In 1995, the 155 was given an extensive revamp, resulting in wider front and rear tracks with subtle enlargement to the wheel arches to accommodate the changes underneath.
The revised car also received a quicker steering rack, with 2.2 turns lock to lock (initially only on the 2.0 litre model, but later followed by the 1.8 litre). The four cylinder cars retained the twin spark ignition system but received the Alfa Romeo designed 16 valve cylinder heads with belt driven camshafts based on engine blocks of Fiat design. They replaced the elderly 8 valve, chain driven camshaft motors of the earlier models.
The 2.5 L V6 engine continued in wide body form (but without the steering changes) while the Q4 was discontinued. In Europe, the 1.7 L Twin Spark was replaced by a 1.6 L 16 valve Twin Spark. Some 8 valve engines continued in series 2 cars in some markets. The wide bodied cars also received revised interiors and equipment specifications to keep the cars competitive in the market.
The wide body ("Series 2") 155s can be distinguished from their earlier counterparts by their flared front and smooth rear wheel arches (the latter replacing the lip round the wheel arch of the original). They also sported round or oblong indicator side-repeaters and had their model badges moved below the rear lights rather than having them above.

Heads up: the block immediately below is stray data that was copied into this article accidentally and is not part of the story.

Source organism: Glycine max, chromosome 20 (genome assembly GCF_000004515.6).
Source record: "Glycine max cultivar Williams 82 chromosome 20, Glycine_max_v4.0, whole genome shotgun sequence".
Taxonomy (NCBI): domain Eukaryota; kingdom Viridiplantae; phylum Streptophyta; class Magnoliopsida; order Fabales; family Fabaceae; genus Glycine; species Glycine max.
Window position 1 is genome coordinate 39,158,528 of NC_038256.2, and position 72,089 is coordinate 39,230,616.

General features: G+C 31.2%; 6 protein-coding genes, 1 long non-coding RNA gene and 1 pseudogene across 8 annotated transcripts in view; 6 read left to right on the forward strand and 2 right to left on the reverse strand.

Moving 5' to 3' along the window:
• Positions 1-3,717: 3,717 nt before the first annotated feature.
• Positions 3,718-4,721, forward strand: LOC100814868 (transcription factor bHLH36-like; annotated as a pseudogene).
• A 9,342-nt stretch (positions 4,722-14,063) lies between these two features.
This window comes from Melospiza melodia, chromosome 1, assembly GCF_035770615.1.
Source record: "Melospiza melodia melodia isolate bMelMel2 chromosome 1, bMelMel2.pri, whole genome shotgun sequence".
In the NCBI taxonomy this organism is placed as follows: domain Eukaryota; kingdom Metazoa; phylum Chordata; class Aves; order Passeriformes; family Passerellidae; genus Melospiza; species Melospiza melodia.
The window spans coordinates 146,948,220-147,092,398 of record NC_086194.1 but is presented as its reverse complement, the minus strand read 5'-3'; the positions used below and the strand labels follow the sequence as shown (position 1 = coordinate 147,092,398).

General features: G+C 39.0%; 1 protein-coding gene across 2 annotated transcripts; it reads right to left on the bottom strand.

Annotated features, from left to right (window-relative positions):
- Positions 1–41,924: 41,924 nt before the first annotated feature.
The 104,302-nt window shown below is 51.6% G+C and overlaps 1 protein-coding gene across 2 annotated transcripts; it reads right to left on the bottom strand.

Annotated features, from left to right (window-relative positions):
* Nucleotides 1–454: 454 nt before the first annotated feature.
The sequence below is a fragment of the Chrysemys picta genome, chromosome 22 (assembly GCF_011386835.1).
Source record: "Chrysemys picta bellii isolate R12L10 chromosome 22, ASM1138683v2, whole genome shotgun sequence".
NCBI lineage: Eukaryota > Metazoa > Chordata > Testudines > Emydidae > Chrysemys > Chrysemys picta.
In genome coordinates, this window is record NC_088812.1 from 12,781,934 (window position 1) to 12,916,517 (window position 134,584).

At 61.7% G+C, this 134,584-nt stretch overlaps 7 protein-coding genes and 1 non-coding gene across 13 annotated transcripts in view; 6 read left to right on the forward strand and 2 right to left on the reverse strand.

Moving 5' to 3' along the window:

In 1992, Alfa Romeo on the wake of the wins obtained by the 155 GTA in the Italian CIVT championship, decided to start the production of a "Stradale" version to be manufactured at the Abarth workshop. The car was displayed at Bologna Motor Show and being used at Monza GP d'Italia as safety car.
Designed by Abarth engineer Sergio Limone, the Stradale used the 155 Q4 as a base using its drivetrain and four-wheel drive system. The interior was stripped of some creature comforts and the car was fitted with a race inspired body kit with a large rear spoiler. Only unit was made before the project was due to high manufacturing costs.
Two special editions of the 155 were made by Zagato. In 1993, the 155 TI.Z was introduced, followed by the 155 GTAZ in 1995. Both models had more muscular looking exterior and increased power than the standard 155, the TI.Z had the 170 PS (125 kW; 168 hp) Twin Spark engine and GTAZ had the 155 Q4's turbocharged two litre engine now rated at 215 PS (158 kW; 212 hp). Both models were built only a limited amount and many of the cars were sent to Japan.
In 1994, the rivals from Mercedes seemed to have the advantage, but Alfa did manage to win a further eleven races. A more consistent performance from the Germans gave them the title. Since the 1995 season, the team got new sponsorship livery from Martini Racing.
The 1996 version had a 2.5 L 90° V6 engine based loosely on the PRV engine rated at 490 PS (360 kW; 483 hp) at 11,900 rpm. The car has a top speed of around 300 km/h (190 mph) and weighed
1,060 kilograms (2,340 lb).